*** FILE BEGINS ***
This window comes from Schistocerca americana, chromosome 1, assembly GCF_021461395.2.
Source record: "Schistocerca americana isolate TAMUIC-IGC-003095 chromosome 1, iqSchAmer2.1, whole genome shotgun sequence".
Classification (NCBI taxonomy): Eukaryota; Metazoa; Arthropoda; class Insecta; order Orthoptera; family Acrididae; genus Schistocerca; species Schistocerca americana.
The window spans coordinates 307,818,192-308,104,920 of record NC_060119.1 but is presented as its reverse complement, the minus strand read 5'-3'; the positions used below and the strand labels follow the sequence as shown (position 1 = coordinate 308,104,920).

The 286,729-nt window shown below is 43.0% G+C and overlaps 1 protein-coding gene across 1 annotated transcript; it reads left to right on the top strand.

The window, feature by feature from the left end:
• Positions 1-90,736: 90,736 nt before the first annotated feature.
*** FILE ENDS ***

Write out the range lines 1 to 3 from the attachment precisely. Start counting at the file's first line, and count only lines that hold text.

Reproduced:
This window comes from Schistocerca americana, chromosome 1, assembly GCF_021461395.2.
Source record: "Schistocerca americana isolate TAMUIC-IGC-003095 chromosome 1, iqSchAmer2.1, whole genome shotgun sequence".
Classification (NCBI taxonomy): Eukaryota; Metazoa; Arthropoda; class Insecta; order Orthoptera; family Acrididae; genus Schistocerca; species Schistocerca americana.